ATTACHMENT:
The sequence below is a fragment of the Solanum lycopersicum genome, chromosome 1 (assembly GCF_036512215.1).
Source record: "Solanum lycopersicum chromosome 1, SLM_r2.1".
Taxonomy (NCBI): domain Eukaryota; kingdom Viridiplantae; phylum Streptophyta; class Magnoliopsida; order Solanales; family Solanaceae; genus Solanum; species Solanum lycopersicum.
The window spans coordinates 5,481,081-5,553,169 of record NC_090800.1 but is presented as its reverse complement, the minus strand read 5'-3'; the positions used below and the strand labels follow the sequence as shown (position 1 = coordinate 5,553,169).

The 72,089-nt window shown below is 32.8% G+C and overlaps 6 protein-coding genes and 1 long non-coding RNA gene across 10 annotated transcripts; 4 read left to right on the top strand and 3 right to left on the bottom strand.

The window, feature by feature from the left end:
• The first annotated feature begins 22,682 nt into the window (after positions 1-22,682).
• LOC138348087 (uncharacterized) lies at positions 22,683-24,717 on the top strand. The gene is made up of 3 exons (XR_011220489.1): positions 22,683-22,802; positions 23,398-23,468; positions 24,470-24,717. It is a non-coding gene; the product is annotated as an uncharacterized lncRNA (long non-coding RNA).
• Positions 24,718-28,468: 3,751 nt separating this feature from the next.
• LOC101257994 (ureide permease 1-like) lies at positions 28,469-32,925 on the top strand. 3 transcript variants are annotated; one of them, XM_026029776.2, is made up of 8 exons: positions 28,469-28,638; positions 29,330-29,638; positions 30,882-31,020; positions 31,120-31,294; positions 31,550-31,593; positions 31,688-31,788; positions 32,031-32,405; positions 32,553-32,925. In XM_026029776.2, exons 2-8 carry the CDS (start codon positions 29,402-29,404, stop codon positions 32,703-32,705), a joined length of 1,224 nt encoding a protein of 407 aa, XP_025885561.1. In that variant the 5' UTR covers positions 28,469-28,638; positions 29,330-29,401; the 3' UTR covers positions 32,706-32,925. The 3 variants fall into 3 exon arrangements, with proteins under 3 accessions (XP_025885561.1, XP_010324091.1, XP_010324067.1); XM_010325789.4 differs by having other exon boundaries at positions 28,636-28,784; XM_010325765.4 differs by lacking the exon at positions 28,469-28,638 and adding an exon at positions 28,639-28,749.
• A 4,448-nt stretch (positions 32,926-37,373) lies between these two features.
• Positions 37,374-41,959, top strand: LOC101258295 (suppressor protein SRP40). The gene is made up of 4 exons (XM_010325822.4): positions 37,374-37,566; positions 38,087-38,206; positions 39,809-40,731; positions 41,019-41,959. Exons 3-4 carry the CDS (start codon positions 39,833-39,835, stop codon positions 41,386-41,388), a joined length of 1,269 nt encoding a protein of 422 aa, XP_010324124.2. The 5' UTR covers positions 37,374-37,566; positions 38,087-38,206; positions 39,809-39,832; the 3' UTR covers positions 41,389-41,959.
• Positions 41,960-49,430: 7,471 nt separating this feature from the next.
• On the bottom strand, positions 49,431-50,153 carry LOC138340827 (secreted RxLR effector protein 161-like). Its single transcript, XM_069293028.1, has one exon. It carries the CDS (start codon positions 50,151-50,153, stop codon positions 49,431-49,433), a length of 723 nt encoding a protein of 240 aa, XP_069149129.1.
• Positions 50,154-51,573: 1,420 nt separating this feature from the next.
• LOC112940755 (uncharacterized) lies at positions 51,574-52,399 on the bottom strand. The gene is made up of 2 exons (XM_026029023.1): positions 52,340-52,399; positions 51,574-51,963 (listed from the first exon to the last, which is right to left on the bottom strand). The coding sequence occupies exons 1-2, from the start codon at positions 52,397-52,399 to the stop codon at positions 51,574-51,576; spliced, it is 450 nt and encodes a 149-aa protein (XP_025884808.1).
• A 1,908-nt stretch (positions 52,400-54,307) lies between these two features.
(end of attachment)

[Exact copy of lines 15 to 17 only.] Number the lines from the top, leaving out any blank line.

• Positions 50,154-51,573: 1,420 nt separating this feature from the next.
• LOC112940755 (uncharacterized) lies at positions 51,574-52,399 on the bottom strand. The gene is made up of 2 exons (XM_026029023.1): positions 52,340-52,399; positions 51,574-51,963 (listed from the first exon to the last, which is right to left on the bottom strand). The coding sequence occupies exons 1-2, from the start codon at positions 52,397-52,399 to the stop codon at positions 51,574-51,576; spliced, it is 450 nt and encodes a 149-aa protein (XP_025884808.1).
• A 1,908-nt stretch (positions 52,400-54,307) lies between these two features.